This year's Las Vegas Grand Prix could have to deal with something currently sweeping the nation and dominating headlines – labour strikes.
There have been a number of strikes across the US this summer, particularly the recently resolved Writers' Guild strike and the ongoing Actors Guild strike and strikes of automobile workers, the latter of which begun their walkouts recently.
The Las Vegas Culinary Union have announced this week that workers have voted overwhelmingly – at a 95% clip – to authorise strike action, but no date for a potential strike has yet been set.
Business website The Street have warned that the effects on the industry could be 'bigger than Covid'.
A union statement reports that: "[The] Culinary and Bartenders Unions negotiating committee is authorised to call for a strike at 22 casino resorts properties on the Las Vegas Strip between the largest employers MGM Resorts, Caesars Entertainment Corporation, and Wynn/Encore Resorts."
Union Secretary-Treasurer: The workers have spoken
With the inaugural Las Vegas Grand Prix coming up in mid-November and expected to bring in fans from around the world, as well as locally, race organisers may be concerned that the party weekend they're organising for punters could quickly turn sour. Which is, to be clear, the whole point of leveraging a strike – striking when you won't be missed simply isn't effective.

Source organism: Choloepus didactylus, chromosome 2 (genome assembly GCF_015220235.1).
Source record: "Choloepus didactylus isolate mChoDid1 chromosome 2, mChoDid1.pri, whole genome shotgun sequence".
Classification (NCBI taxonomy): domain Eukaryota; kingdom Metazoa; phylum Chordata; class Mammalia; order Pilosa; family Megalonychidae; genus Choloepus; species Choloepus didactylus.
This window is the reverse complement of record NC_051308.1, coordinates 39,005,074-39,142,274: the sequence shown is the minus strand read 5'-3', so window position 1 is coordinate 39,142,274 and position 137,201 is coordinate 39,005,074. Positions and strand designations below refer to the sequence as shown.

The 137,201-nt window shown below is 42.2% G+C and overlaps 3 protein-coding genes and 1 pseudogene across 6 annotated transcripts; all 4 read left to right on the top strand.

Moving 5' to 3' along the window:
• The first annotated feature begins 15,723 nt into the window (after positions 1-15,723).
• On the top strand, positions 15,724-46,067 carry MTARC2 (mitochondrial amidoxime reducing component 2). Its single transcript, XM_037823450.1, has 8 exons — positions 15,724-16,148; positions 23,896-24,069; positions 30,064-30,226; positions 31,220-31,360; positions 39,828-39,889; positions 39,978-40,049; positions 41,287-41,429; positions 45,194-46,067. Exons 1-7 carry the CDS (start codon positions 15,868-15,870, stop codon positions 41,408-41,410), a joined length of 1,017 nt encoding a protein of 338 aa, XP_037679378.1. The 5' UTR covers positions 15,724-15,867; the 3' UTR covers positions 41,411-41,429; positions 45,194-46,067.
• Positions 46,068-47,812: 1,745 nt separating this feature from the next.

“Today, Culinary and Bartenders Union members have sent the strongest message possible to the casino industry to settle a fair contract as soon as possible," said Ted Pappageorge, Secretary-Treasurer for the Culinary Union.
"We have negotiations scheduled next week with MGM Resorts, Caesars Entertainment, and Wynn/Encore Resorts and it’s up the three largest employers in Las Vegas to step up and do the right thing.
"If these gaming companies don’t come to an agreement, the workers have spoken and we will be ready to do whatever it takes - up to and including a strike. Workers brought every single one of these companies through the pandemic and into a great recovery, and workers deserve a fair share. Companies are doing extremely well and we are demanding that workers aren’t left behind."
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